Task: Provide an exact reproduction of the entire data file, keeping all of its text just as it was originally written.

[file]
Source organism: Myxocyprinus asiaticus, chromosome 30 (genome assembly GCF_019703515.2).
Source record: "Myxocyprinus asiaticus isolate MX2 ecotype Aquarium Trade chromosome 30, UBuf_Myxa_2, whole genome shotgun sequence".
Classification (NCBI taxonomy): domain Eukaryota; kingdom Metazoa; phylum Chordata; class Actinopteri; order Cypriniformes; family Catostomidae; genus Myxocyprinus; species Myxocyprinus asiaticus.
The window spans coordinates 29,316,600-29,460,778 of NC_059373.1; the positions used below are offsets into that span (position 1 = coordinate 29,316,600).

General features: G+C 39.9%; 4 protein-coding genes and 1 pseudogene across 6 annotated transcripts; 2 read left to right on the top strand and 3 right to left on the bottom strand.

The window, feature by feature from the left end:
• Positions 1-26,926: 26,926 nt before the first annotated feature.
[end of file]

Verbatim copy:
Source organism: Myxocyprinus asiaticus, chromosome 30 (genome assembly GCF_019703515.2).
Source record: "Myxocyprinus asiaticus isolate MX2 ecotype Aquarium Trade chromosome 30, UBuf_Myxa_2, whole genome shotgun sequence".
Classification (NCBI taxonomy): domain Eukaryota; kingdom Metazoa; phylum Chordata; class Actinopteri; order Cypriniformes; family Catostomidae; genus Myxocyprinus; species Myxocyprinus asiaticus.
The window spans coordinates 29,316,600-29,460,778 of NC_059373.1; the positions used below are offsets into that span (position 1 = coordinate 29,316,600).

General features: G+C 39.9%; 4 protein-coding genes and 1 pseudogene across 6 annotated transcripts; 2 read left to right on the top strand and 3 right to left on the bottom strand.

The window, feature by feature from the left end:
• Positions 1-26,926: 26,926 nt before the first annotated feature.